Oxygen is good.

srcoyote
August 14th, 2009, 10:25 AM
I always breathe in and out of every turn. As I've lengthened my swims to doing 4K and 5K non-stop swims routinely, that doesn't change. I have, however, gotten much better at lengthening the streamline off the wall which turns out to be a huge energy saver in the longer swims.

nkfrench
August 14th, 2009, 11:31 AM
I do a lot better when I breathe every stroke and take a quick breath going into the turn. Then I am in better shape to hold a decent streamline and get out of the turbulence before I start breathing again. My turnover rate is pretty slow so breathing every other stroke I just get too air-hungry.

We do some breath-control sets at practice and I can usually handle them but only if I completely sacrifice speed and swim very relaxed (pace slower than warmdown pace).

Muppet
August 14th, 2009, 11:37 AM
Take a step back to 5-year-old lessons and revisit blowing bubbles. I have found that most folks with this problem just don't know or remember how to breathe and exhale properly. If you're holding your breath and exhaling while turning your head to the side to breathe, you're limiting the time you have to bring in fresh air. Blow those out slowly while you're swimming, so that when you turn to breathe, you're spending all/most of that time taking in fresh air.

As for turns, you're probably blowing out way too hard and fast to prevent water going up your nose. To correct, try this... it will be uncomfortable, but go through a few turns without exhaling at all. The point is to figure out exactly where during the tumble the water starts going the wrong way. Figure that point out, and then do a few turns slowly exhaling through your nose starting at that point. You should have plenty of air leftover for a good, long, perfect streamline and breakout.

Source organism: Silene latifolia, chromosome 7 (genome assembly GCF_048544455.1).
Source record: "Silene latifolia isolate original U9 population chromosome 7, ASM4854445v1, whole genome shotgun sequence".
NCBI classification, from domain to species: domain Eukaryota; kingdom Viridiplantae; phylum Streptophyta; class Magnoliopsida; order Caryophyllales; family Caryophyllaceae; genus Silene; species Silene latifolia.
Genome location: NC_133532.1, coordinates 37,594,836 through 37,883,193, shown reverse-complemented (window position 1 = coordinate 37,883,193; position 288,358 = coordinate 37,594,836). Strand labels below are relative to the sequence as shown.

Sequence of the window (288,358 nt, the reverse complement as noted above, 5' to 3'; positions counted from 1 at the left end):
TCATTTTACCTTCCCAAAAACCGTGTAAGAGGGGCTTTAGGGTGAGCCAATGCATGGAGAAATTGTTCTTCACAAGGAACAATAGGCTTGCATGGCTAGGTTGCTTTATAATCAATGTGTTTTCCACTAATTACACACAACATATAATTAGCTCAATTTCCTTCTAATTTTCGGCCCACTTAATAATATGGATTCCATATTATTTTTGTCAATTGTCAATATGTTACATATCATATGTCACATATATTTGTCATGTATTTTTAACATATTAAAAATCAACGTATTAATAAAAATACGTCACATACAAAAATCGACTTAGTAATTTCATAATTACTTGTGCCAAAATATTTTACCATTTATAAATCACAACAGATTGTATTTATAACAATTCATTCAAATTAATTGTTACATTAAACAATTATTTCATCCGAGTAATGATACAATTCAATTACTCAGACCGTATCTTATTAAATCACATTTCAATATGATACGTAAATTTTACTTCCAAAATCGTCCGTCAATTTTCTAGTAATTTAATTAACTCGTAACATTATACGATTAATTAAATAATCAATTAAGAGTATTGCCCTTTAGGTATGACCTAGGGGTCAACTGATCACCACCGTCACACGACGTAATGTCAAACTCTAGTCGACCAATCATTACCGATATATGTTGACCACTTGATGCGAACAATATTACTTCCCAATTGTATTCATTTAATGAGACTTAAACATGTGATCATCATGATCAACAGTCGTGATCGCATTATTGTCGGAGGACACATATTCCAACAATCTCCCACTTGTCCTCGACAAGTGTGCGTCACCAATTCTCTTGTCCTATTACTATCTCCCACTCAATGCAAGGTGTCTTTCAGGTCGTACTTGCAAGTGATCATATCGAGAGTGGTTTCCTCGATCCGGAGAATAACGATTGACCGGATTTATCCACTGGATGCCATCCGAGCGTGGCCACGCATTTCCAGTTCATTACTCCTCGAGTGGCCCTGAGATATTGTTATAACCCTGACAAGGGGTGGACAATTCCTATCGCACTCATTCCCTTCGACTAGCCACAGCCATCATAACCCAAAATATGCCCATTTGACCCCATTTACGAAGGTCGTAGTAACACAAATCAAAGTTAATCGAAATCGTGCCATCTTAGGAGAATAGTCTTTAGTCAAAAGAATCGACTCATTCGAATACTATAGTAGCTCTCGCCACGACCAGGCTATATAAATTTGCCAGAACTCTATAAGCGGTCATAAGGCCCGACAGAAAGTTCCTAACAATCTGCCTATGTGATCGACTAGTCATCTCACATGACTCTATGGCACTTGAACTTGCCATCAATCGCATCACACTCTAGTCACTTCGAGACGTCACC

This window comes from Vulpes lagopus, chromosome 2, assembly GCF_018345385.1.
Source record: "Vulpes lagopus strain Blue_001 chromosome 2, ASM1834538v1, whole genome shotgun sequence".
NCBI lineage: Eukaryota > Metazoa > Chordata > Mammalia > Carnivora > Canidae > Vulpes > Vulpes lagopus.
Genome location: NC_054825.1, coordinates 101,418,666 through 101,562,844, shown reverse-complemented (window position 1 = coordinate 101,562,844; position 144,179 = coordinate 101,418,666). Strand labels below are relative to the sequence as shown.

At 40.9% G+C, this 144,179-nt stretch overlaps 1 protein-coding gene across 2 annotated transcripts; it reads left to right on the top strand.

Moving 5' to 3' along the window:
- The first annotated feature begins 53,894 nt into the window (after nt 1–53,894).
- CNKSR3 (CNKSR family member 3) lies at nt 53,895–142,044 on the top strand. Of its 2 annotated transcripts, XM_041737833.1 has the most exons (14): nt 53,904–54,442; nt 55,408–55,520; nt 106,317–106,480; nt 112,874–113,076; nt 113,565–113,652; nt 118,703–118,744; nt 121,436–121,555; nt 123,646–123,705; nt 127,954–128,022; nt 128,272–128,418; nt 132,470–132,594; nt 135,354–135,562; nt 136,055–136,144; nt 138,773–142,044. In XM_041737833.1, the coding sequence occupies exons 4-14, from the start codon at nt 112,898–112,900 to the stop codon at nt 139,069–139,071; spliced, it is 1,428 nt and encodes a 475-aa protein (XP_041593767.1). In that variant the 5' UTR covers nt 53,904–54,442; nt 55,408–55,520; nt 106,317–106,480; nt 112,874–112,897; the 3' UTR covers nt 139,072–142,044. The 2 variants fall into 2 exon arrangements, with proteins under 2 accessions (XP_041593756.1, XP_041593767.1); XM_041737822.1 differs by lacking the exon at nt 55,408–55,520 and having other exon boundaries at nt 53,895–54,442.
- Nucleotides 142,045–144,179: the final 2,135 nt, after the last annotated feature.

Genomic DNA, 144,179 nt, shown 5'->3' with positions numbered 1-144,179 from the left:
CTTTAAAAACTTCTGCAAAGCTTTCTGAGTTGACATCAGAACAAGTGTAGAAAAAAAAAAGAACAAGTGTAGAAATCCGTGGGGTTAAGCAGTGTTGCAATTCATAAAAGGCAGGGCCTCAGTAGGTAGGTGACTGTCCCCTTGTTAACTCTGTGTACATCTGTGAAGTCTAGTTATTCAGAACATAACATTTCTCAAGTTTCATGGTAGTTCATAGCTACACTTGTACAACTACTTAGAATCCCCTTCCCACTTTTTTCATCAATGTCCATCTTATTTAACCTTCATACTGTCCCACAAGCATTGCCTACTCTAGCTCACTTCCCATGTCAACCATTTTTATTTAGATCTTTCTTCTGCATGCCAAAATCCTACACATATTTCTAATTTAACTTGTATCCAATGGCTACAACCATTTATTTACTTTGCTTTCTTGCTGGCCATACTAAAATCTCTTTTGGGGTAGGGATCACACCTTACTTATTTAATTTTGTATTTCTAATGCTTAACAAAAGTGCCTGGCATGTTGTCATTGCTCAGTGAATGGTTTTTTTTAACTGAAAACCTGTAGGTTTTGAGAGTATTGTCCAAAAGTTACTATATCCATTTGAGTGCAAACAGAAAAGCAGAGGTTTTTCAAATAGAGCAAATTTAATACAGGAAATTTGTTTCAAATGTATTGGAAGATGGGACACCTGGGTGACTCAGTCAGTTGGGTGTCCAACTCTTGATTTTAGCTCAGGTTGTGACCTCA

lehe
August 14th, 2009, 11:52 AM
Thanks!

Fortunately I don't exhale during my turns or it is not that I am aware of, but there is a little bit messy in my pattern of controling my breathing out to be slow before rotating my head to catch air.

Yes, I agree with some of you that breathing every 3 strokes especially adds more difficulty. Ever since I switched to this 4 years ago, I have struggled to fight for oxygen and the progress has been slow though I feel OK now when swiming forward but the problem remains for my turns.

Coming into the wall, is your last breath happening before the last stroke or two?

Before pushing off the wall, I think I should position my upper body closer to the surface for breaking earlier to catch my first breath?

orca1946
August 14th, 2009, 12:43 PM